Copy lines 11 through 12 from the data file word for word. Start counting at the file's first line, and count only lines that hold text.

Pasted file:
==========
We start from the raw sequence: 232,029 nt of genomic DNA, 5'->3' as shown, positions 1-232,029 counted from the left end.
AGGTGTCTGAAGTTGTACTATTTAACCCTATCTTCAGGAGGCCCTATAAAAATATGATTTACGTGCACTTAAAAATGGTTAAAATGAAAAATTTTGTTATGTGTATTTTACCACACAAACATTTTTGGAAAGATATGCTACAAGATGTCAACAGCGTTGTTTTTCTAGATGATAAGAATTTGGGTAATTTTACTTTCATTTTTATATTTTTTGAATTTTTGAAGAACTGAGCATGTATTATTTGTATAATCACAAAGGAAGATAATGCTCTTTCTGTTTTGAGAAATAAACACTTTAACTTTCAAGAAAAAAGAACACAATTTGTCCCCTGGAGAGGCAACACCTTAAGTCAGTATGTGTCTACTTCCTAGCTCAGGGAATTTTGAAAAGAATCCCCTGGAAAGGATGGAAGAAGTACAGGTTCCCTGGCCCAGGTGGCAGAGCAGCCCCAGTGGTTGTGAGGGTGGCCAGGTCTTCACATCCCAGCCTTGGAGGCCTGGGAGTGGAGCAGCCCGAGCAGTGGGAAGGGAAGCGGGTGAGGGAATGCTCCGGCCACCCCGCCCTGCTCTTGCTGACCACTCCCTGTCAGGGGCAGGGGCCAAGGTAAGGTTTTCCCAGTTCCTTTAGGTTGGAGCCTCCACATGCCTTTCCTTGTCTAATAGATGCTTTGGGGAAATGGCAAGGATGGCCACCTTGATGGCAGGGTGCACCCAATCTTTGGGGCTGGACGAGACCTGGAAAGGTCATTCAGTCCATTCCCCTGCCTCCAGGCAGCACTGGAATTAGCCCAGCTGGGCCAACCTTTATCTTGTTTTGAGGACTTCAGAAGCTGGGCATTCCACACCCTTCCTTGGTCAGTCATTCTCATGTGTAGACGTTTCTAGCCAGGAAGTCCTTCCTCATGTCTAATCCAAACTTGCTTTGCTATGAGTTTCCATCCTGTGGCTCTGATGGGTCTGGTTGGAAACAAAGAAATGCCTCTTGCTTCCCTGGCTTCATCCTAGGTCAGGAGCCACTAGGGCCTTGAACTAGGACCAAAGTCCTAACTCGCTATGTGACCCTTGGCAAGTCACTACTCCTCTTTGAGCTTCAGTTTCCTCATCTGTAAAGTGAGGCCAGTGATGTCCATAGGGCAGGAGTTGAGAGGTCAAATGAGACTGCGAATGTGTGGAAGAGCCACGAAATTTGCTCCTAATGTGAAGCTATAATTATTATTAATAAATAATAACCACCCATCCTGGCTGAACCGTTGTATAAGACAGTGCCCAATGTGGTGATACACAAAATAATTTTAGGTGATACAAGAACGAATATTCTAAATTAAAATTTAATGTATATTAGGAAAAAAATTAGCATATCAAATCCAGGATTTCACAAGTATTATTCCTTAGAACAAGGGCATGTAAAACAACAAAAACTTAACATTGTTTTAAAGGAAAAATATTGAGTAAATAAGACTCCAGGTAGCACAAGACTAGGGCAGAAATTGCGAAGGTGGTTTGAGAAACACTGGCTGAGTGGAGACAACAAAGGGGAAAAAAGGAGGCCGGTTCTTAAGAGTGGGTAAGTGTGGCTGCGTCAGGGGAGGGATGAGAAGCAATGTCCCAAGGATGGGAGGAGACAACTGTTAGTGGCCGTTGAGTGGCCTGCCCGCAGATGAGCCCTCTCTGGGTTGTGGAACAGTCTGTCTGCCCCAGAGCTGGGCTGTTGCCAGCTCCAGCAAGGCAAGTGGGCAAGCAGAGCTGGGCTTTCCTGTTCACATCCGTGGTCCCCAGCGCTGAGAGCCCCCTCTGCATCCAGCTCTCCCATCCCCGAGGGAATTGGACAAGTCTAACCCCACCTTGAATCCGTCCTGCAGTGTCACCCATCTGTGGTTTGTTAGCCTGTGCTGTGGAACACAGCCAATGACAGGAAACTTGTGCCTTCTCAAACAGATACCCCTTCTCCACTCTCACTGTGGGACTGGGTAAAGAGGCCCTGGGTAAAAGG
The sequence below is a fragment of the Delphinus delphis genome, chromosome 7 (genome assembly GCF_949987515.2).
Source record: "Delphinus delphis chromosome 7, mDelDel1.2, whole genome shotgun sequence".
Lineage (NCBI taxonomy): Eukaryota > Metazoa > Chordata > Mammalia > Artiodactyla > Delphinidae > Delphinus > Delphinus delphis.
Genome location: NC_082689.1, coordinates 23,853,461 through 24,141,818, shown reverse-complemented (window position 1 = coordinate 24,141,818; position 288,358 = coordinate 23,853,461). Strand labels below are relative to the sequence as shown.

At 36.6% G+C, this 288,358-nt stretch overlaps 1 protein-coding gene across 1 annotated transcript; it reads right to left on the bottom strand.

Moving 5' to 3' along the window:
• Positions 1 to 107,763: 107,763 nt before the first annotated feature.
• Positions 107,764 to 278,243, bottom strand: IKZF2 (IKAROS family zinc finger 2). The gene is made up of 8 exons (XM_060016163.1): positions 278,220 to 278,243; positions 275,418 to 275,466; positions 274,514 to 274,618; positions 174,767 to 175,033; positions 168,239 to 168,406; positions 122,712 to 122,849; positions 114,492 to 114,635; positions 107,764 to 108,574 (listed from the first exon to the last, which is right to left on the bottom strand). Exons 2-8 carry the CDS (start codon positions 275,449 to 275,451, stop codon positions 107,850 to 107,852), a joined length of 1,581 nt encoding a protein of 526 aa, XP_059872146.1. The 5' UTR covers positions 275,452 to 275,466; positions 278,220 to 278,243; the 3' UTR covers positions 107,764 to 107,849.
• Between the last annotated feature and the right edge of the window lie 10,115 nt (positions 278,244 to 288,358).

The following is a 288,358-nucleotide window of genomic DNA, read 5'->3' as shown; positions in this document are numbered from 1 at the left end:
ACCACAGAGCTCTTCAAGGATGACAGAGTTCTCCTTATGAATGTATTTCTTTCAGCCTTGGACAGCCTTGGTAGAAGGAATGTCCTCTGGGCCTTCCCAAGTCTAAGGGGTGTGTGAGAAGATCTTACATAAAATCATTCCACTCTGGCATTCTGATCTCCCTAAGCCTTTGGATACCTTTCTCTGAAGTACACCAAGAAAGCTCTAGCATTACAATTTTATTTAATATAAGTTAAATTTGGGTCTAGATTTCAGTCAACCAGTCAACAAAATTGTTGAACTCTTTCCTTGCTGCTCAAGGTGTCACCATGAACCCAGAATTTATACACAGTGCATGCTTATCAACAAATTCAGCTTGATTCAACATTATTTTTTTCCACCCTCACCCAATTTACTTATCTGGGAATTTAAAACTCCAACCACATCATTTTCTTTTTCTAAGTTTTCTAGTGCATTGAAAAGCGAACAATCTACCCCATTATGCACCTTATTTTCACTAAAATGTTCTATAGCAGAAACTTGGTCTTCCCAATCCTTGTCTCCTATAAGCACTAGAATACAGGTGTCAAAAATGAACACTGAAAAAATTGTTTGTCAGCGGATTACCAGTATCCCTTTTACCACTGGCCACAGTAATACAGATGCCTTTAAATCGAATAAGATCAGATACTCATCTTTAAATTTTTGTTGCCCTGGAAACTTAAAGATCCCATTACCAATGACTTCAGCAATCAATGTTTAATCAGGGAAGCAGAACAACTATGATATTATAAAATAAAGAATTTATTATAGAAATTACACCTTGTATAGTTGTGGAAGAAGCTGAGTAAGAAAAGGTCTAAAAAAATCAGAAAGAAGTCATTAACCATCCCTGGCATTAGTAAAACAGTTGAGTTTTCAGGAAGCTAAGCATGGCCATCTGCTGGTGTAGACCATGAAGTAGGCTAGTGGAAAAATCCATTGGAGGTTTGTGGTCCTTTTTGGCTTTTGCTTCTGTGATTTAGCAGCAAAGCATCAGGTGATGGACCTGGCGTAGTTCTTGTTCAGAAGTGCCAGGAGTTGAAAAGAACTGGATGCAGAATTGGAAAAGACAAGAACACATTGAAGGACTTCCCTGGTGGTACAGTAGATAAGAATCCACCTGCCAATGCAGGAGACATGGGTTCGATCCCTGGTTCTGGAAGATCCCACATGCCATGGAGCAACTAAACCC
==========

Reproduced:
• Between the last annotated feature and the right edge of the window lie 10,115 nt (positions 278,244 to 288,358).

The following is a 288,358-nucleotide window of genomic DNA, read 5'->3' as shown; positions in this document are numbered from 1 at the left end: